The Park Board has justified the removal of the bike lane in Stanley Park because “The data tells us we can return the park to its conventional traffic patterns.” Now the question is whether the Beach Avenue bikeway will be removed for the same reason: winter is coming, so we’ll go back to the conventional pattern.
What our leaders do will tell us what kind of city we aspire to be. Imagine the slogan: “Vancouver, the Conventional City.”
Ian Austen who writes the Canada Letter for New York Times sees another kind of opportunity:
By late spring, it was becoming nearly impossible to buy a bike anywhere in the world. That was a reflection both of the unexpected surge in demand and a supply chain that was disrupted by the coronavirus pandemic. Most bikes, aside from high-end, customized offerings, are churned out by a small number of companies based in Taiwan that have extensive operations in China. My colleague Raymond Zhong recently profiled the biggest of those companies, the aptly named Giant, and its chairwoman, Bonnie Tu. (Article here.)
In Ottawa, Canada’s bicycle boom has exhibited itself in an unusual way. The morning and afternoon bicycle rush hour didn’t return. But when I’m out doing errands by bike, it’s now often a struggle to find a parking space outside stores. And on weekends, when I’m on rides measured in hours, it’s increasingly common to see people on very inexpensive bicycles, who are not wearing fancy cycling clothes, cycling well outside the city.
Many cities have responded. Cars have been temporarily barred from some lanes or entire roads in Vancouver, Winnipeg, Ottawa, Montreal and elsewhere. In addition to closing streets, Halifax has moved to slow motor traffic on some streets and limit vehicles to residents.
The question now is, will this enthusiasm for cycling survive winter and the post-pandemic period?
To get some sense of what’s to come and how cities might keep cycling fever going, I spoke with Beth Savan, a senior lecturer and adjunct professor in the geography and planning department of the University of Toronto. Dr. Savan was the main investigator in a study published last year by researchers at her university, along with others at McGill University and Simon Fraser University, about how to increase cycling in Canada.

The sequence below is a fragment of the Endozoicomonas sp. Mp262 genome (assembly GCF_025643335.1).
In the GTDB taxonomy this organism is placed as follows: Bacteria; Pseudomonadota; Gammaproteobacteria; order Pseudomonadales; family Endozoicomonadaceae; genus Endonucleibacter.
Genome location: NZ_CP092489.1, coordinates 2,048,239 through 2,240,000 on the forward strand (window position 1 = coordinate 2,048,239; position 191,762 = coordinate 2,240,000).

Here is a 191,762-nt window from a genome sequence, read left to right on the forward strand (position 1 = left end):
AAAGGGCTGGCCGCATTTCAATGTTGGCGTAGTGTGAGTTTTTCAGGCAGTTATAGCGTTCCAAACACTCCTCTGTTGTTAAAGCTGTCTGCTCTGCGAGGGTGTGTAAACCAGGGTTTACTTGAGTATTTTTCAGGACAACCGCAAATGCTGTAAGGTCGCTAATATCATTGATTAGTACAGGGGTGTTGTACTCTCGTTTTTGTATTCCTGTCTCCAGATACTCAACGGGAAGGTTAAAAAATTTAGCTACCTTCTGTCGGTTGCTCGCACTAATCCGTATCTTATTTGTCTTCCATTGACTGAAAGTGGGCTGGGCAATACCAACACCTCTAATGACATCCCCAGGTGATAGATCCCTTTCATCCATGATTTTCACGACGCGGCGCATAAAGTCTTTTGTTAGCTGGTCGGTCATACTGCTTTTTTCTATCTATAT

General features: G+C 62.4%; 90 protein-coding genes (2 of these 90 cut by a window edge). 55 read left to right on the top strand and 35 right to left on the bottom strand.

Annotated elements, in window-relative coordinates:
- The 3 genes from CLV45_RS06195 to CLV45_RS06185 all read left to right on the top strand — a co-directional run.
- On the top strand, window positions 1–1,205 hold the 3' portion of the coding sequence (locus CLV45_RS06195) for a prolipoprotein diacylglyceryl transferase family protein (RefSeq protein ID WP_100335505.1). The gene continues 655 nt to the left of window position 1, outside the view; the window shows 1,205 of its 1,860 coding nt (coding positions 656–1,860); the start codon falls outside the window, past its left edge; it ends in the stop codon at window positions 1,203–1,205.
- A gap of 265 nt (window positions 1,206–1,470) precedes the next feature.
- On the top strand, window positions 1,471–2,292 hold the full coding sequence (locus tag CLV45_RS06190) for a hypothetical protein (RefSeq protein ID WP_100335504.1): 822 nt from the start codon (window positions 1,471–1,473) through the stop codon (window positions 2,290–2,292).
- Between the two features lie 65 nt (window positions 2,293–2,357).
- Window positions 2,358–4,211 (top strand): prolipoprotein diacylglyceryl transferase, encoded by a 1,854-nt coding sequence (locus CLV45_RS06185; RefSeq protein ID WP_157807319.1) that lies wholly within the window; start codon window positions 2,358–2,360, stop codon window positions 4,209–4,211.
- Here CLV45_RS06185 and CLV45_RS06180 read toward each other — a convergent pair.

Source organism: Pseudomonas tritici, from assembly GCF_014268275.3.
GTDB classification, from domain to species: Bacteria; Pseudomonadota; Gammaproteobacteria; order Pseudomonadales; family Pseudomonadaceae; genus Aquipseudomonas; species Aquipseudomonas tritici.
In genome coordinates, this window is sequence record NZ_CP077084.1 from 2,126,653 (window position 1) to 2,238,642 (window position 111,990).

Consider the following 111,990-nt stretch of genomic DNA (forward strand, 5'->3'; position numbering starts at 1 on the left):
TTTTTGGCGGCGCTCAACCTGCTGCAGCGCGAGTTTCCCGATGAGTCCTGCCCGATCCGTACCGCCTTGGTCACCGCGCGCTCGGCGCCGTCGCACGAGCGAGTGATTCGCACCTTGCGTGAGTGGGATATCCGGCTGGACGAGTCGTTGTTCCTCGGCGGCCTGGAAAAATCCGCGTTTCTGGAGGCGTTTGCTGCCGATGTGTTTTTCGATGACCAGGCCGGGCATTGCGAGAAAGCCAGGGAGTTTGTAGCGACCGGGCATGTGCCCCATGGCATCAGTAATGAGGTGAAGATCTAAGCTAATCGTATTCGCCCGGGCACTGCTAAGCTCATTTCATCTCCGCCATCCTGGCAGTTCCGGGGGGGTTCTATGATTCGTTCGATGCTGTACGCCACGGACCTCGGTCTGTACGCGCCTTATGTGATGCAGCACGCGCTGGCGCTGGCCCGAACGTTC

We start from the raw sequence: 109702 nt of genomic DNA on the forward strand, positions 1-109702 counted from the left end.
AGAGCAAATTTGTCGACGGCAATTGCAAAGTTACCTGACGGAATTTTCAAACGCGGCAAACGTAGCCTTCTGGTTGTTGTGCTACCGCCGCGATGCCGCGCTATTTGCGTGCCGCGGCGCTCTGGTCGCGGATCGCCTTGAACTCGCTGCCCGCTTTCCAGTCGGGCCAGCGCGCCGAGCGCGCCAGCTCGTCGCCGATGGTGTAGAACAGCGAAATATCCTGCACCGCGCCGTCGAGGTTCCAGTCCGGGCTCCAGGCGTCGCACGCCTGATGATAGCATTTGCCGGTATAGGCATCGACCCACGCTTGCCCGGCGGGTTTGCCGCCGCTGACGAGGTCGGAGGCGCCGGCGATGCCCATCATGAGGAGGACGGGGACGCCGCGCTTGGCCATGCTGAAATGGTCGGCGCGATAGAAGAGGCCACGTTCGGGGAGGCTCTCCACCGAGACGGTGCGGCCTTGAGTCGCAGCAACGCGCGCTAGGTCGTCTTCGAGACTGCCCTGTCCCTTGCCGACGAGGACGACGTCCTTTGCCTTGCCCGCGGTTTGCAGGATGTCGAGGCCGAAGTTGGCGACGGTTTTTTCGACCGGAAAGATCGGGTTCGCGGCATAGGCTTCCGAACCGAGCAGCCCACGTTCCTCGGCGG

She said she was encouraged that people rushed out to buy new bikes rather than dust off old ones because it suggests that they may be more invested in sticking with cycling. She also noted that this is the first bicycle boom since the advent of the e-bike. (Gretchen Reynolds recently reported on studies looking at whether electrically assisted bikes are safe and if they actually provide good exercise.)
Dr. Savan has also noticed in recent months that the lines between recreational and transportation uses of bikes are blurring, another sign that the national interest in cycling might persist. “People will now take a nice route to go on their errands to get some exercise or some pleasure along the way,” she said. “It’s kind of a new situation.”
Augmenting that effect has been the large number of people working from home who are now also largely shopping within their neighborhoods. Many of those people, she said, have discovered that bicycles are more effective than cars for those short trips.
Dr. Savan urged local government to view their current cycling accommodations as pilot projects to cycling rather than as temporary pandemic measures. (Emphasis added.)
“To try and engineer lower a lower proportion of trips undertaken by car, that’s really where the challenge is,” she said. “As people start to feel more confident about going back to work in indoor spaces, they will be tempted to drive more.”